Biden, China's Xi to meet virtually Monday

WASHINGTON – President Joe Biden will virtually meet with Chinese President Xi Jinping on Monday evening as the two countries show some progress in working together to tackle climate change, despite persistent divisions on other key issues such as Taiwan.

The leaders have been on the phone since Biden took office, but Monday’s meeting will be the first time they have participated in a more formal bilateral meeting.

White House press secretary Jen Psaki said in a statement that “the two leaders will discuss ways to responsibly manage competition between the United States and the PRC and work together where our interests coincide.”

“President Biden will be clear about US intentions and priorities throughout and will be clear and frank about our concerns about the PRC,” she added.

Tensions between the US and China over Taiwan, Beijing’s crackdown on pro-democracy protests in Hong Kong, China’s treatment of Muslim Uyghurs in Xinjiang, cybersecurity, as well as the Covid pandemic and trade have increased.

Beijing has sent dozens of fighter jets near Taiwan in the past few weeks, prompting the US to criticize China’s actions as “destabilizing”. Although the US does not officially recognize self-governing island democracy, it maintains close informal political and military ties with Taiwan. China claims Taiwan as its territory.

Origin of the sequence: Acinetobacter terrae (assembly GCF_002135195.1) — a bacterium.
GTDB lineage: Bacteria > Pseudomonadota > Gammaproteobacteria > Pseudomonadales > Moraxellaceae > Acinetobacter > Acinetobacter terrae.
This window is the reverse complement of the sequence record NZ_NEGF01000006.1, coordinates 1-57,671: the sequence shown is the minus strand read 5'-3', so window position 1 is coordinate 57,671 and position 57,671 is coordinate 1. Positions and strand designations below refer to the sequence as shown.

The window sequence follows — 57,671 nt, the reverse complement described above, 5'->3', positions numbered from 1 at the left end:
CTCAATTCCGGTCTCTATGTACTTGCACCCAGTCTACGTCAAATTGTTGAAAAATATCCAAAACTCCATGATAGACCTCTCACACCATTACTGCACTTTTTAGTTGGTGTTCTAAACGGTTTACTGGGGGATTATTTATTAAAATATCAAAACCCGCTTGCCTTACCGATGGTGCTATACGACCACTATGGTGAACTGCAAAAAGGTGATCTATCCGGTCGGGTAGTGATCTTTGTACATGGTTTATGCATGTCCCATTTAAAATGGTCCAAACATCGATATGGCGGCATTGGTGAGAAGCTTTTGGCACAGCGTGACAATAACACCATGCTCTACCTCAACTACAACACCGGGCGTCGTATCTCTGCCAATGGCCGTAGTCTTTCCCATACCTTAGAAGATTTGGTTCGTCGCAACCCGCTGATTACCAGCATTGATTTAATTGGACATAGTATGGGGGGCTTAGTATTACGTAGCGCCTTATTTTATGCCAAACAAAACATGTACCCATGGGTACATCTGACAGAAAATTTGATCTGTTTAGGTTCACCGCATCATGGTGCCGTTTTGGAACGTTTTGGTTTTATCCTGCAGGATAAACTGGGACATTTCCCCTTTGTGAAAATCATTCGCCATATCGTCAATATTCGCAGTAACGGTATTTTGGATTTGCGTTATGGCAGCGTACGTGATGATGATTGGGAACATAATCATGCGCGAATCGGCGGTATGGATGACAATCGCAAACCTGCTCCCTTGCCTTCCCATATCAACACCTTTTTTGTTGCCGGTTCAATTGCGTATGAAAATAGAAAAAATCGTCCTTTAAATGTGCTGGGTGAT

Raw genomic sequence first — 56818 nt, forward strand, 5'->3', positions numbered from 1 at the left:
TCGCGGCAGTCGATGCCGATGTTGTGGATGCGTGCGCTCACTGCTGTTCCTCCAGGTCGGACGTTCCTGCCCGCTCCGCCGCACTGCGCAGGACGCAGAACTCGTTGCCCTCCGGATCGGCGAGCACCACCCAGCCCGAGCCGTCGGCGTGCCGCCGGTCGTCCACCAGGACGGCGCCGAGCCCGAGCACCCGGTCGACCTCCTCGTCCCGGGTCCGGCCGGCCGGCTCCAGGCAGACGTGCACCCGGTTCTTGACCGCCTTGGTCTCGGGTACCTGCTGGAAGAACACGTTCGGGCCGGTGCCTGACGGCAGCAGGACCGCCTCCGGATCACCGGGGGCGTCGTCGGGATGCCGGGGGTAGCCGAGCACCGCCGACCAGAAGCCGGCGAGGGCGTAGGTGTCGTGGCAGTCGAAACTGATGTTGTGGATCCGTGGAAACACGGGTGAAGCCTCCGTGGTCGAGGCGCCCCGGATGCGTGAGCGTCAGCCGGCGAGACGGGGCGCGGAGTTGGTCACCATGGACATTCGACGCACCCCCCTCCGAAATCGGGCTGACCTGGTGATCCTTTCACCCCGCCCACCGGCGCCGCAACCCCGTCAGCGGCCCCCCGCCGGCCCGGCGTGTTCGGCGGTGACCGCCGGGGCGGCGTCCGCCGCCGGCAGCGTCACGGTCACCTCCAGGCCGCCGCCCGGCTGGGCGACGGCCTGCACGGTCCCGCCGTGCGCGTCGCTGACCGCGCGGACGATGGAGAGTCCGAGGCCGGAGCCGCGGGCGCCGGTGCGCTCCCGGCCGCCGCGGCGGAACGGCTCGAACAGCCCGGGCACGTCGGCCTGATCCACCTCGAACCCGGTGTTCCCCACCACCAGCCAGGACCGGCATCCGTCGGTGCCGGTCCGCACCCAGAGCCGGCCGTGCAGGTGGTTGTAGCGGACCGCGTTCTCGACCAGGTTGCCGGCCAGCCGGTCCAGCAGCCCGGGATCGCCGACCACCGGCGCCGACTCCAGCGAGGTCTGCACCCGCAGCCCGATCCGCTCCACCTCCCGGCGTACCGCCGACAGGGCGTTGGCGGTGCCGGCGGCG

The ruling Communist Party a rare resolution adopted on Thursday, which will pave the way for Xi, 68, to secure an unprecedented third term over the next year and potentially rule China indefinitely. Xi is considered China’s most powerful leader since Mao Zedong.

Psaki said the White House is not seeking “important outcomes or results” from Monday’s meeting, but will use the summit as an opportunity to continue its “intensive diplomacy” strategy with Beijing, which aligns with the competition.

Beijing-Washington relationship got off to a difficult start under the Biden administration after top US and Chinese diplomats met with a public explosion in front of reporters at a meeting in Alaska in March. Foreign Minister Antony Blinken criticized Beijing for its growing authoritarianism, while Chinese Communist Party’s foreign policy official Yang Jiechi accused Washington of being a hypocrite on human rights.

China is supposed to host the Olympic Winter Games 2022 in Beijing.

Xi has not left China since the first outbreak of the Covid pandemic and did not attend the Group of 20 summit in Rome or the UN climate change conference in Scotland earlier this fall. Biden said it was “a big mistake” that Xi was not there in person.

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